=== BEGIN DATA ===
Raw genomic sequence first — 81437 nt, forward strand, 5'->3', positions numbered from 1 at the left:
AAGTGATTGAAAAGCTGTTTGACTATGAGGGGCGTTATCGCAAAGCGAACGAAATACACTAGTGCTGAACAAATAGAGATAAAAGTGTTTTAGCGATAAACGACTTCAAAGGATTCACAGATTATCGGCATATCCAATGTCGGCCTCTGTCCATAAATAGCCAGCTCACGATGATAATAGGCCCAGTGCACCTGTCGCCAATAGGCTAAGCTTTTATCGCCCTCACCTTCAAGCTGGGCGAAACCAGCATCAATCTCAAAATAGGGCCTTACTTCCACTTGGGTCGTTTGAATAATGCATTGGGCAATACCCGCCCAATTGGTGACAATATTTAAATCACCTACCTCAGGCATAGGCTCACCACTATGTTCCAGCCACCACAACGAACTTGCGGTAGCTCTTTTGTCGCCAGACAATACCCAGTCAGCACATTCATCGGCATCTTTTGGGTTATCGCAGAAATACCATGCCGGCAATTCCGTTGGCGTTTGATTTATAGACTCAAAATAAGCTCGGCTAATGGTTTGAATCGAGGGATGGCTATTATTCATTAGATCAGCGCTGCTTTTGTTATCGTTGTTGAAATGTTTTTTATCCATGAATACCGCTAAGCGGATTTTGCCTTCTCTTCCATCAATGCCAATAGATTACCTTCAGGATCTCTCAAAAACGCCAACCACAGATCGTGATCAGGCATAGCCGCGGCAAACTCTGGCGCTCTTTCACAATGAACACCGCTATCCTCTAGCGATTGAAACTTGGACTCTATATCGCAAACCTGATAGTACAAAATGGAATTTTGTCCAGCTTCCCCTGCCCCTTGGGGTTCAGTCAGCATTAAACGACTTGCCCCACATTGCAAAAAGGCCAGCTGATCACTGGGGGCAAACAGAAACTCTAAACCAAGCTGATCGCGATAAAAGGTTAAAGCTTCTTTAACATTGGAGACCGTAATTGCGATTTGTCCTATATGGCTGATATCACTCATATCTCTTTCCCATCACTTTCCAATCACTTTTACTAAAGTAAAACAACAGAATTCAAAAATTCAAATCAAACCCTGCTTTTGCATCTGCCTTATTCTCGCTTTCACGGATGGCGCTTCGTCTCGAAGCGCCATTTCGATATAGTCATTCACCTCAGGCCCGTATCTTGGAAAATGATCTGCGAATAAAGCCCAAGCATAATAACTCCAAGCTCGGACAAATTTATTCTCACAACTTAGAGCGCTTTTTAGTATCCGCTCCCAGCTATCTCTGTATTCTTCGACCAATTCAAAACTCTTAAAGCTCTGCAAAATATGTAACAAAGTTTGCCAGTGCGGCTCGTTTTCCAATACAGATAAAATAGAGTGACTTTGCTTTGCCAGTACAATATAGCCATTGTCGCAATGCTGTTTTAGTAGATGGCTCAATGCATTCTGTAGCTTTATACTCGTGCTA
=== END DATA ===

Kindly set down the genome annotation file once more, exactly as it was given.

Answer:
Raw genomic sequence first — 81437 nt, forward strand, 5'->3', positions numbered from 1 at the left:
AAGTGATTGAAAAGCTGTTTGACTATGAGGGGCGTTATCGCAAAGCGAACGAAATACACTAGTGCTGAACAAATAGAGATAAAAGTGTTTTAGCGATAAACGACTTCAAAGGATTCACAGATTATCGGCATATCCAATGTCGGCCTCTGTCCATAAATAGCCAGCTCACGATGATAATAGGCCCAGTGCACCTGTCGCCAATAGGCTAAGCTTTTATCGCCCTCACCTTCAAGCTGGGCGAAACCAGCATCAATCTCAAAATAGGGCCTTACTTCCACTTGGGTCGTTTGAATAATGCATTGGGCAATACCCGCCCAATTGGTGACAATATTTAAATCACCTACCTCAGGCATAGGCTCACCACTATGTTCCAGCCACCACAACGAACTTGCGGTAGCTCTTTTGTCGCCAGACAATACCCAGTCAGCACATTCATCGGCATCTTTTGGGTTATCGCAGAAATACCATGCCGGCAATTCCGTTGGCGTTTGATTTATAGACTCAAAATAAGCTCGGCTAATGGTTTGAATCGAGGGATGGCTATTATTCATTAGATCAGCGCTGCTTTTGTTATCGTTGTTGAAATGTTTTTTATCCATGAATACCGCTAAGCGGATTTTGCCTTCTCTTCCATCAATGCCAATAGATTACCTTCAGGATCTCTCAAAAACGCCAACCACAGATCGTGATCAGGCATAGCCGCGGCAAACTCTGGCGCTCTTTCACAATGAACACCGCTATCCTCTAGCGATTGAAACTTGGACTCTATATCGCAAACCTGATAGTACAAAATGGAATTTTGTCCAGCTTCCCCTGCCCCTTGGGGTTCAGTCAGCATTAAACGACTTGCCCCACATTGCAAAAAGGCCAGCTGATCACTGGGGGCAAACAGAAACTCTAAACCAAGCTGATCGCGATAAAAGGTTAAAGCTTCTTTAACATTGGAGACCGTAATTGCGATTTGTCCTATATGGCTGATATCACTCATATCTCTTTCCCATCACTTTCCAATCACTTTTACTAAAGTAAAACAACAGAATTCAAAAATTCAAATCAAACCCTGCTTTTGCATCTGCCTTATTCTCGCTTTCACGGATGGCGCTTCGTCTCGAAGCGCCATTTCGATATAGTCATTCACCTCAGGCCCGTATCTTGGAAAATGATCTGCGAATAAAGCCCAAGCATAATAACTCCAAGCTCGGACAAATTTATTCTCACAACTTAGAGCGCTTTTTAGTATCCGCTCCCAGCTATCTCTGTATTCTTCGACCAATTCAAAACTCTTAAAGCTCTGCAAAATATGTAACAAAGTTTGCCAGTGCGGCTCGTTTTCCAATACAGATAAAATAGAGTGACTTTGCTTTGCCAGTACAATATAGCCATTGTCGCAATGCTGTTTTAGTAGATGGCTCAATGCATTCTGTAGCTTTATACTCGTGCTA